So why discourse on a Saturday Night Live skit?  In actuality, I wanted to write this post last year.  The first chapter in my book, 10 Cheap Tricks to Haunt Your Halloween, covers ideas like using humor in your haunt and having your spectators experience a range of emotions.  The haunt portrayed in this sketch uses both these ideas.  This seemingly goofy scene of skeletons who can't dance and a man in a silly suit that has no connection to anything is what gets the biggest scream in the end.  At one point the elevator operator remarks, "The scariest thing to the mind is the unknown."  I could not agree more, it is in our imagination that fear originates and it is the unknown that leaves the most to the imagination.  Furthermore, when we let our guard down that is when we are most susceptible to the unexpected and that is when we are most vulnerable to a sudden fright.  Laughter causes us to let our guard down; if you really want to scare someone get them to laugh first.  Then take them by surprise.

Nine million plus YouTube views cannot be wrong.

As always, please haunt responsibly.

Any Questions?

Friday, October 13, 2017

Oh Sweet Terror!

Not only is this the season of mocking our fears, but it is also the season of candy. Sure sweet treats are important to a lot of holidays, but, given our modern celebration's ties to beggars night, they are the superstars of Halloween. It is no surprise, then, that candy stores are some of the first places to decorate for the season.

Here's a no brainer, Lambertville's La Chocolate Box, has its window filled with vintage-look cat and pumpkin-head figures.  They also have black branches woven with a black bulb light string to create a spooky thicket against the glass while black vines and bats lead to the ceiling where a dark canopy awaits.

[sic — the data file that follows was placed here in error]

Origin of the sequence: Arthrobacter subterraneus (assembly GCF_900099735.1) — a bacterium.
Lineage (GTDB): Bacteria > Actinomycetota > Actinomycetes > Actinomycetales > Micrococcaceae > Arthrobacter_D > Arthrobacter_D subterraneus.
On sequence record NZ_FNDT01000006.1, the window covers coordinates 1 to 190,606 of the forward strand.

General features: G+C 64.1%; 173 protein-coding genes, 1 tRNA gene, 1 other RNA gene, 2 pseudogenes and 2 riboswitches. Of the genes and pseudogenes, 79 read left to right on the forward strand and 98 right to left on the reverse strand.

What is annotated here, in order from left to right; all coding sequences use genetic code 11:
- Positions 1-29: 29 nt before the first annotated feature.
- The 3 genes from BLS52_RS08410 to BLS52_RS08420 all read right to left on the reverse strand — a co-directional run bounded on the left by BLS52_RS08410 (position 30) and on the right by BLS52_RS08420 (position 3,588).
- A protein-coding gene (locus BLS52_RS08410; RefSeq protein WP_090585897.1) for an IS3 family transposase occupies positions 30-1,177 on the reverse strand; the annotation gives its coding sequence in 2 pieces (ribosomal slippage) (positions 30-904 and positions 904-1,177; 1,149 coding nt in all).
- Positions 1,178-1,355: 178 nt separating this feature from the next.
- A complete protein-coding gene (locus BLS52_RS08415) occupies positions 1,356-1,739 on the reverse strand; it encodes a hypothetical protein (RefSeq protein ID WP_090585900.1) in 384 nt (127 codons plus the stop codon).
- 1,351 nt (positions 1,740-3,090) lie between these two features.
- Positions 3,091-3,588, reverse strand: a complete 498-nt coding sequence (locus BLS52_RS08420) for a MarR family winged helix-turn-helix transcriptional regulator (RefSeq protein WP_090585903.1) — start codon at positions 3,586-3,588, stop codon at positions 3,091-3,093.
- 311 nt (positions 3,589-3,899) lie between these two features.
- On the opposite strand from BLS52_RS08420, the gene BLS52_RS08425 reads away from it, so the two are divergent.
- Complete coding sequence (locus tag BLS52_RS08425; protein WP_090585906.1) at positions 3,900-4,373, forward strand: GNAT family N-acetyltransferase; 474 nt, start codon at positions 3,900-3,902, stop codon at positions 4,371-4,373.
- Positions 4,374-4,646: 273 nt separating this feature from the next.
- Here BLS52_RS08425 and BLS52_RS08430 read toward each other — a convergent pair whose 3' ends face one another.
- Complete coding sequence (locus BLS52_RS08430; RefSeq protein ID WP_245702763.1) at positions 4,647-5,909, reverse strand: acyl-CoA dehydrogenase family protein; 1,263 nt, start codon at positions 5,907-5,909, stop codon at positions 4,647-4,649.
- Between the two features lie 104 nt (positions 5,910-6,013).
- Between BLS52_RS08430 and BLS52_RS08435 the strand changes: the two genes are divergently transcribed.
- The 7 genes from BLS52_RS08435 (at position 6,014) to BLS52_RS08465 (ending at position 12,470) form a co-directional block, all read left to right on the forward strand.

Minette's Candies in Frenchtown, has kept it seasonal with hay bales and artificial squashes including Rouge Vif D' Etampes pumpkins--the preference of Cinderella's fairy Godmother.  It is look that can work from September through November with a little tweaking.  Here the scene takes an eerie bend with the addition of a black light tree and crows.  Amazing how one simple addition makes the difference between fall and Halloween.

The Goody Bag & Basket Company in New Hope, PA has never been a shrinking violet when it comes to the macabre.  Here they show off a split personality with a warm orange window and a sinister green window. The former with autumnal decorations and Jelly Bellies. The latter features everybody's favorite green, electrified, Victorian monster and old favorites like Pop Rocks, wax fangs and licorice pipes.  I like the juxtaposition of the two seasonal windows.

Where do I find brilliance?  All these windows make great use of vertical elements, the vines in Lambertville, the tree in Frenchtown and Frankenstein with green lights in New Hope, that move the eye both up and down to take in the entire scene rather than keeping the elements at normal eye-level.  Although it is difficult to see in the pictures they also suspended things from their respective ceilings which is great way to get more elements into your scene and make it more robust.  Additionally, everybody was well merchandised with smaller thematic items.